Bovine Teeth in Age Assessment, from Medieval Cattle to Belgian Blue: Methodology, Possibilities and Limitations
2004 (English)Doctoral thesis, monograph (Other academic)
The overall aim of the present thesis was to develop and characterise an age assessment method based on incremental lines in dental cementum using contemporary bovine teeth and teeth from archaeological faunal assemblages. The investigations also included two other age assessment methods: tooth wear pattern and macroscopic dental measurements. The first permanent mandibular molar and lower jaws from 70 contemporary cattle of known age and 170 archaeological molar sets from ten different Swedish archaeological sites were used. The following conclusions were drawn:
• The number of incremental lines in the dental cementum varied between different parts of the tooth root as well as within one and the same individual. The results from contemporary cattle of known age showed a strong relationship between age and incremental lines in the cementum of the distal part of the mesial root (R2=65.5%) and the known ages of the animals.
• With the “best” model variation in age could be explained to 65.5% (R2) by the number of incremental lines. Thus, the remaining age variation (approximately 35%) could not be explained by these lines. Other factors than must thus be responsible. However, with the exception of calves born the present material did not reveal any such significant relationship.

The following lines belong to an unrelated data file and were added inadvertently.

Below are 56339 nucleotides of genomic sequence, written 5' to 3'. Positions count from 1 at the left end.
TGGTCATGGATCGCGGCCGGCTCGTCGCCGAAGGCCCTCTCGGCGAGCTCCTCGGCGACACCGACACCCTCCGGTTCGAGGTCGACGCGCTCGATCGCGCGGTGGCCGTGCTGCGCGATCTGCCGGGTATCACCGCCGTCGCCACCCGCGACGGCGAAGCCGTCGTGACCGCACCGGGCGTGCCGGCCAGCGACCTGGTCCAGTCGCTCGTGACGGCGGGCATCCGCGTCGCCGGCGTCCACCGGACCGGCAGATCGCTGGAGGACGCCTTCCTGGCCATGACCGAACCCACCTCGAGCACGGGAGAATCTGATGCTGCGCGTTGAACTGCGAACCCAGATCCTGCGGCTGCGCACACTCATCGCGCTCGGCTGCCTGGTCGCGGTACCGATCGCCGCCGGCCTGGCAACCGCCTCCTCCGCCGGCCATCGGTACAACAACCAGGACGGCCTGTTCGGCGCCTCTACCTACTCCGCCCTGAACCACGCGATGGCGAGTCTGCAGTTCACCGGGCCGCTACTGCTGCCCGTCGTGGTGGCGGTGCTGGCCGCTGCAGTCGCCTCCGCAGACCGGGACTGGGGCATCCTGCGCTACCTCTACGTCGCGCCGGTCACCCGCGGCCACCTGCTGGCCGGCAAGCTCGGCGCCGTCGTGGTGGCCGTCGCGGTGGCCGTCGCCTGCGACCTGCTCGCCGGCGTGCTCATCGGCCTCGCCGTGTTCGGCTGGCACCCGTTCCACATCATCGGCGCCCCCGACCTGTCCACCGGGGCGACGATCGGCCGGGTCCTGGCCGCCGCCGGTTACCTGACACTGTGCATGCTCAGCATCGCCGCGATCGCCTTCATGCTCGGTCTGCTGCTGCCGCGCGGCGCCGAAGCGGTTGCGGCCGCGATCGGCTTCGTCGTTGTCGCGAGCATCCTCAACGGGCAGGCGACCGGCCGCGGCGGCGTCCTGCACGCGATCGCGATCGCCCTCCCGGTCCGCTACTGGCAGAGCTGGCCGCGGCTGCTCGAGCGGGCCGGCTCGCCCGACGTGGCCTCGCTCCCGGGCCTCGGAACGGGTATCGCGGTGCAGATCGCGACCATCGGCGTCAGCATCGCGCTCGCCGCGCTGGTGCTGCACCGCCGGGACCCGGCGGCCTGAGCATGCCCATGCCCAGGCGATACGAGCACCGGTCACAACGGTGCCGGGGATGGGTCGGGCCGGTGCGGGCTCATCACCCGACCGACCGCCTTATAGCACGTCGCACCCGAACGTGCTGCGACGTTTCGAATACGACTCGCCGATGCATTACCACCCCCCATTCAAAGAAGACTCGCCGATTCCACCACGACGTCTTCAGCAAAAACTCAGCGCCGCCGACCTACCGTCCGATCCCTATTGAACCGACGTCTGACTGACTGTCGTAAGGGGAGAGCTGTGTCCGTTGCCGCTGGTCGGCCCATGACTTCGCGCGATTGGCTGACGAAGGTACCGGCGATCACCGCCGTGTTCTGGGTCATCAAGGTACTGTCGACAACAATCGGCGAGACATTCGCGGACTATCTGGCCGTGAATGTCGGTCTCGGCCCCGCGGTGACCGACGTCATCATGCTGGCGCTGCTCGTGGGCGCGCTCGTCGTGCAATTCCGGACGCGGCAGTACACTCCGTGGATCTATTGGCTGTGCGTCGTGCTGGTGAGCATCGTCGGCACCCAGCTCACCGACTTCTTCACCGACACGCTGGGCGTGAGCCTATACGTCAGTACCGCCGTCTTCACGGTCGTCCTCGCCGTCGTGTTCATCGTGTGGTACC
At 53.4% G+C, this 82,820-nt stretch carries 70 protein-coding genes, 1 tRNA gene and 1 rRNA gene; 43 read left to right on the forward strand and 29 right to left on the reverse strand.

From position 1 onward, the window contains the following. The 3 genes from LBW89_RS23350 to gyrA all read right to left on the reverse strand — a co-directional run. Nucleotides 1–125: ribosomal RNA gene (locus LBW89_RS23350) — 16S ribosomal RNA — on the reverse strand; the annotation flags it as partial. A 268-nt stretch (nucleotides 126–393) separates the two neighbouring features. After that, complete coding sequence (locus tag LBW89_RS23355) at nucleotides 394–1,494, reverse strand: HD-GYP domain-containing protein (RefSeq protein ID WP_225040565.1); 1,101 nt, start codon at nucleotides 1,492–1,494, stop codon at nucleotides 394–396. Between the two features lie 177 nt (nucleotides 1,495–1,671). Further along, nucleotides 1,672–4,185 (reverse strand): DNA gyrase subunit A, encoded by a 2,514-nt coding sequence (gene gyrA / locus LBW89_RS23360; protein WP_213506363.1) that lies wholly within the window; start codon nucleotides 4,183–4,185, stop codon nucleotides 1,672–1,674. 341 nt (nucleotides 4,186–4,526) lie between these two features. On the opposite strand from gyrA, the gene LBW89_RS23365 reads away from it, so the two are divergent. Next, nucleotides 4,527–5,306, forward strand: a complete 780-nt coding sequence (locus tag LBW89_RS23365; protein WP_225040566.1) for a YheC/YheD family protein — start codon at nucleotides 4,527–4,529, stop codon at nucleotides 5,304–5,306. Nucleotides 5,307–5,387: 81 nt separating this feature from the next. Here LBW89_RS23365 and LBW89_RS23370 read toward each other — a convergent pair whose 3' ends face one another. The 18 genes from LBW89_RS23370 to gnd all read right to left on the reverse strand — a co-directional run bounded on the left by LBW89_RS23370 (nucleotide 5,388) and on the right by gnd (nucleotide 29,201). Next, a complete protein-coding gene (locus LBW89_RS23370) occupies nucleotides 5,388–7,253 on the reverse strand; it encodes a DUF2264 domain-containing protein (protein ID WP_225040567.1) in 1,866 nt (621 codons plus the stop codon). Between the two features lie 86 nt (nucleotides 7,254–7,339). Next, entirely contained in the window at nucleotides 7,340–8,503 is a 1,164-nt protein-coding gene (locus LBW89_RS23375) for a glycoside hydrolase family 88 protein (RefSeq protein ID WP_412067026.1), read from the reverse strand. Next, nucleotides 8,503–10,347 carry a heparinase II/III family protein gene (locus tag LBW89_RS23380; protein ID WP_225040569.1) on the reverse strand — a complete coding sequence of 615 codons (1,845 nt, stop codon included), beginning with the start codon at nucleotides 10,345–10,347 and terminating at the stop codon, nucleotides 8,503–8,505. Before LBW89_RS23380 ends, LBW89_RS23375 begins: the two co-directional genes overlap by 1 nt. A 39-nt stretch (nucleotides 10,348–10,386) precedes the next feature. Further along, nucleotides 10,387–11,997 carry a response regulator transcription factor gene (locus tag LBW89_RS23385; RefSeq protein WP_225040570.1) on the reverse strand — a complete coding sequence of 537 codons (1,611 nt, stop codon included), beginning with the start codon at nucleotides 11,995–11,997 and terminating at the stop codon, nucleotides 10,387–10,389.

• The results from cattle of known age indicate that the method of assessing age on the basis of cemental incremental lines is more reliable than other methods such as tooth wear or tooth measurements. However, by combining counting incremental lines and one variable assessing tooth dimension (tooth height) a slightly stronger relationship could be obtained (R2=74.5%). The results from age assessment of the medieval and post-Reformation cattle emphasize the importance of supplementing any age estimation of archaeological assemblages based on dental indicators with characteristics for the particular assessment model. Furthermore, conclusions based on age assessment with such models can not be drawn with any more detailed time scale than about 2 years leaving at best only 25% (R2) of factors influencing the dental indicator(s) utilized in the model unexplained. The accuracy of the age assessment required by the particular historical context in which the archaeological remains are found should thus decide what level of accuracy should be chosen.
Place, publisher, year, edition, pages
Stockholm: Institutionen för arkeologi och antikens kultur , 2004. , 178 p.
Theses and papers in osteoarchaeology, ISSN 1652-4098 ; 1
IdentifiersURN: urn:nbn:se:su:diva-162ISBN: 91-628-6091-7OAI: oai:DiVA.org:su-162DiVA: diva2:190332
2004-06-04, Reinholdsalen, Juristernas hus, Frescativägen 18, Stockholm, 13:00
Meldgaard, Morten, docent
During, Ebba, professorLindskog, Sven, professor